Why Hello There, and welcome back to the Ongoing Kitchen Catastrophe series “Meandering America’s Menus”. If you don’t remember this series, or haven’t read any of it yet, it’s the one where author Jon O’Guin makes fairly sweeping analyses and generalizations about the culinary scene of each American state. He hasn’t written one since like, late October, because he noticed he kept doing them right after his Culinary compendium ones, and thought that was something of a sloppy habit he should break, like talking in the third person at the start of his posts. Shit. In any case, so far, we’ve only hit Washington and Oregon, so now let’s hit the little boot of America, Idaho.
And just like its boot-brother Italy, it's mostly mountain.
And let me start this post with something of an asterisk: see, when I wrote about Oregon and Washington cuisine, it was from the position of someone who had lived his entire life in Washington, with an average of 1.6 trips to Oregon every year. (Until I was like, 15, I spent at least…36 days there a year between a month of summer and a couple holiday visits.) Now, with Idaho, it’s not like I’ve never been there: I lived 8 miles from the Idaho border for 8 years, and they had the good mall and more artsy atmosphere, so I went over probably twice, three times a month, every month, for 8 whole years. And while, yes, many of those visits were only for 20 minute quick shopping trips, or an hour or two of dinner/brunch, I also had weeks where I went 3 times for multiple hours, because I was doing shows over there. Even assuming my trips only averaged 2 hours that still means I’ve technically lived…about 1 month in Idaho.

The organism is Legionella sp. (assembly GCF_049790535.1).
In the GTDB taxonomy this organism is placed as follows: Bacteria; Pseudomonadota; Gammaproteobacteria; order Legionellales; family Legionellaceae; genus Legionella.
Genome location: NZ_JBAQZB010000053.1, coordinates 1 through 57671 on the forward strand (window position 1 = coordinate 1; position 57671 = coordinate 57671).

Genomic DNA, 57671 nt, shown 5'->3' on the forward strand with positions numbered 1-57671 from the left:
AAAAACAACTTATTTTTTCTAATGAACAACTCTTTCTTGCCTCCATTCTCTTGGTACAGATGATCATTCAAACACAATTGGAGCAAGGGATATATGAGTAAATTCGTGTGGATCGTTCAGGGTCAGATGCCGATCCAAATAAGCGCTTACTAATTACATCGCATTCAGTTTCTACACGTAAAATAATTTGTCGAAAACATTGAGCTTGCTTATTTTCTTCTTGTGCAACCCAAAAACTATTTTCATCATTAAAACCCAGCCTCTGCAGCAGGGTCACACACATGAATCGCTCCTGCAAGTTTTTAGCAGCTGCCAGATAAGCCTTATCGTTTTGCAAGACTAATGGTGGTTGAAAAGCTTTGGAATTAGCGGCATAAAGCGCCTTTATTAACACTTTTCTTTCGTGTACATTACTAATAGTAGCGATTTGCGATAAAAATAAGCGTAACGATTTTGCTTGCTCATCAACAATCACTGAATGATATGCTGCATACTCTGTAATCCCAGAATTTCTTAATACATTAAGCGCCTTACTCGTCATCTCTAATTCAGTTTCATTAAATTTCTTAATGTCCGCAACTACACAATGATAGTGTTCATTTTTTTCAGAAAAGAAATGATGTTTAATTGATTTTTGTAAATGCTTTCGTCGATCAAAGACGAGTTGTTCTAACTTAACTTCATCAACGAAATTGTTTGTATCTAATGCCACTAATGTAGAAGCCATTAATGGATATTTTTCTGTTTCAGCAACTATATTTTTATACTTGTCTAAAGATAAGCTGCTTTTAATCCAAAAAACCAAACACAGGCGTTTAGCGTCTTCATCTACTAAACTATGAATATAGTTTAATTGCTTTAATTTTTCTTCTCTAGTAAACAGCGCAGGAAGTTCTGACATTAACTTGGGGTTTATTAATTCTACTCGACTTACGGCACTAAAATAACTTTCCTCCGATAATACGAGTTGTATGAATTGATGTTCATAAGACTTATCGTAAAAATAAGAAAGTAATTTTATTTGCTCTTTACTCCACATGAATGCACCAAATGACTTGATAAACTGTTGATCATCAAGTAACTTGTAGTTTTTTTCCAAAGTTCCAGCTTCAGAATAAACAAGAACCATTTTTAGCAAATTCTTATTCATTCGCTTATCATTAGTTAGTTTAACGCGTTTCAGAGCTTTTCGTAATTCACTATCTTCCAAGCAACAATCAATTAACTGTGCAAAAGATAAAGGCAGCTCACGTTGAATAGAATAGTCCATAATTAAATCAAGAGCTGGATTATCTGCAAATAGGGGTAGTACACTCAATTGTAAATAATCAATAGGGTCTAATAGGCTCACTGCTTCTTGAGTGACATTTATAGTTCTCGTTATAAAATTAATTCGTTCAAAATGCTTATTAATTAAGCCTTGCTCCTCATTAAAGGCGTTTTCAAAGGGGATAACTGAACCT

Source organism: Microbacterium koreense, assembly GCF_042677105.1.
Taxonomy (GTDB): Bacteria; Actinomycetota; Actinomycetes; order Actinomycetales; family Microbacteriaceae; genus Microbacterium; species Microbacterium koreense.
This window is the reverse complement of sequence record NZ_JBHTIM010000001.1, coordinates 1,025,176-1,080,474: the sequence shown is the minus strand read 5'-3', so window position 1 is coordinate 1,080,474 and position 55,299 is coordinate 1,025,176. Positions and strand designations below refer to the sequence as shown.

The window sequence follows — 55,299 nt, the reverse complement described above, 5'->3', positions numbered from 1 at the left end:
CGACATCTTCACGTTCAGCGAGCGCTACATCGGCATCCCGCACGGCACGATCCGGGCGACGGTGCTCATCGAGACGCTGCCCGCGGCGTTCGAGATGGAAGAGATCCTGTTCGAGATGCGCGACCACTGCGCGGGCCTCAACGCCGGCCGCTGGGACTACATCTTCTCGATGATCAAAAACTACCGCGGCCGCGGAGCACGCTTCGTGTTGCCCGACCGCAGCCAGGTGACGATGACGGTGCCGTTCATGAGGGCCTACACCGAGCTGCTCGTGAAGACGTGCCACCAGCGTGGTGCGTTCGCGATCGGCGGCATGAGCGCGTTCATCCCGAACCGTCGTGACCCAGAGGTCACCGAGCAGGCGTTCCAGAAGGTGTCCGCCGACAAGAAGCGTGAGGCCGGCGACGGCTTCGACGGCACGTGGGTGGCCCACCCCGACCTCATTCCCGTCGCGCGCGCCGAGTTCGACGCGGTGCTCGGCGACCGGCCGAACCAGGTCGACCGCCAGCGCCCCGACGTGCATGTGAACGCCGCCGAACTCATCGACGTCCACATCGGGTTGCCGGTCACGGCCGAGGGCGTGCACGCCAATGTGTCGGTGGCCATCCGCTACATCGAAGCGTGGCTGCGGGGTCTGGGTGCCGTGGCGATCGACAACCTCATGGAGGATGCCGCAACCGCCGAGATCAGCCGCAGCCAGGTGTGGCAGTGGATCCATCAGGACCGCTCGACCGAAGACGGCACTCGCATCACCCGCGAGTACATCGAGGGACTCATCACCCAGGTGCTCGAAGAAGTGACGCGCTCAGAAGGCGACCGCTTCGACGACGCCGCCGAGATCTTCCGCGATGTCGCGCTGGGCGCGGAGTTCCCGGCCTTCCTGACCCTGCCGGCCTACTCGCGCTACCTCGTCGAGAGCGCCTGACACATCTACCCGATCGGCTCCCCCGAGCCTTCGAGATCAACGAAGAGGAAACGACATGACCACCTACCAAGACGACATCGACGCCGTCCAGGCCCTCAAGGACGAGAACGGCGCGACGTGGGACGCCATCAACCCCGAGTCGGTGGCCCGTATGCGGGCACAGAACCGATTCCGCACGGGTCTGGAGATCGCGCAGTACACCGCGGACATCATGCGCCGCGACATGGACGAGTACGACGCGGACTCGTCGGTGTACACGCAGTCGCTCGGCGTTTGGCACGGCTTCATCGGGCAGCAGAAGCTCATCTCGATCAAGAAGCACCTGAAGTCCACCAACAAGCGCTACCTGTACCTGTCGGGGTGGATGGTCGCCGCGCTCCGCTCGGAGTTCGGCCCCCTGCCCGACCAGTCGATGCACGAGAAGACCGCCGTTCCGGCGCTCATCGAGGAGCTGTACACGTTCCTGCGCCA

So, obviously, my personal experiences are going to be a little weak here on out, getting less reliable as we journey across America. Of the states, I’ve personally BEEN to around 12 of them for anything longer than say, 3-4 hours. As such, we’re stepping more and more to secondhand sources, until/unless the Kitchen Catastrophe “Totally Not A Trainwreck Road-Trip” takes off and someone hands me a couple thousand dollars to spend two weeks discovering the “heart” of Utah cuisine.
Or at least the heart-attack.
But, Idaho I do kinda know, and, of course, I’ve been researching it, so let’s dig deep into the Gem state, and find out what’s cooking!
Step One: Remove Potato
In general American parlance, Idaho cuisine comes down to one word: potatoes. Idaho produces 1 out of every 3 potatoes in the entire United States. Which, interestingly, means they make 3% of the GLOBAL potato market. And if you asked if people from Idaho ate a lot of potatoes, the answer is probably “yes”. But you know WHY it’s yes? BECAUSE EVERYONE DOES. French Fries, mashed potatoes, baked potatoes. Italians, Irish, French, English, Germans, China, India, literally everyone eats potatoes. You know how I know that? Because none of the cultures I listed are even from the same CONTINENT POTATOES GREW ON.
I refer, of course, to the continent of Australia.
Yeah, Potatoes are, as you almost certainly learned at some point, actually South American. They just grow anywhere with mountains and rain, and trust me, Idaho has a TON of both.
So it’s marginally insulting to consider the Potato to be the End-All Be-All of Idaho cuisine. In fact, if you want to talk about Idaho’s culinary potatoes, there’s a far more important one to discuss.
A truly impressive ICP
That, my friends, is an ice cream potato. Vanilla ice cream formed into a potato, rolled in cocoa powder, and served with a whipped cream ‘dollop’. THAT’S the potato we SHOULD be talking about. Except not, because I’ve already written potato too many times, and I’m starting to forget what it means. Let’s talk about cool dudes instead.
Let’s Play Cowboys and Indigenous Rape!
In the history of the site, I’ve never been as proud of a joke I thought was too offensive to leave in a post. In my defense, I’m stealing it from Hank Azaria, but he did the live-action Smurfs movie, so it’s clear he’s a man with no moral center. I’m going to leave it in, because, hey, let’s all remember how shit a deal Native Americans got when we “found” this great new continent to live on.